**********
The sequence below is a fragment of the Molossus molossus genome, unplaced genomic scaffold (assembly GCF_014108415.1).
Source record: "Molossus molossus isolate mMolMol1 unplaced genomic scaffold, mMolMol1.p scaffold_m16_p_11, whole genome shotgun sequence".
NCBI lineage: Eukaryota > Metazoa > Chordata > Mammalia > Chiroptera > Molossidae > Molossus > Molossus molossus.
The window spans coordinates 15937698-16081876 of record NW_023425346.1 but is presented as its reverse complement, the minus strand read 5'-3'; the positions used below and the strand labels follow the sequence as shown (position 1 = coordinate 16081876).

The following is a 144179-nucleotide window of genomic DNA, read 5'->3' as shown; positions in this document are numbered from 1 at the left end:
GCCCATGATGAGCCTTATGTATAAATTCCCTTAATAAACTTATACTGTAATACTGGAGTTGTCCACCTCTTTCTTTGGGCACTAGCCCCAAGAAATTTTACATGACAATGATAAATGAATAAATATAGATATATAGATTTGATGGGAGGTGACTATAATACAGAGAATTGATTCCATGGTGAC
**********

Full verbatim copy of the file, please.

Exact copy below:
The sequence below is a fragment of the Molossus molossus genome, unplaced genomic scaffold (assembly GCF_014108415.1).
Source record: "Molossus molossus isolate mMolMol1 unplaced genomic scaffold, mMolMol1.p scaffold_m16_p_11, whole genome shotgun sequence".
NCBI lineage: Eukaryota > Metazoa > Chordata > Mammalia > Chiroptera > Molossidae > Molossus > Molossus molossus.
The window spans coordinates 15937698-16081876 of record NW_023425346.1 but is presented as its reverse complement, the minus strand read 5'-3'; the positions used below and the strand labels follow the sequence as shown (position 1 = coordinate 16081876).

The following is a 144179-nucleotide window of genomic DNA, read 5'->3' as shown; positions in this document are numbered from 1 at the left end:
GCCCATGATGAGCCTTATGTATAAATTCCCTTAATAAACTTATACTGTAATACTGGAGTTGTCCACCTCTTTCTTTGGGCACTAGCCCCAAGAAATTTTACATGACAATGATAAATGAATAAATATAGATATATAGATTTGATGGGAGGTGACTATAATACAGAGAATTGATTCCATGGTGAC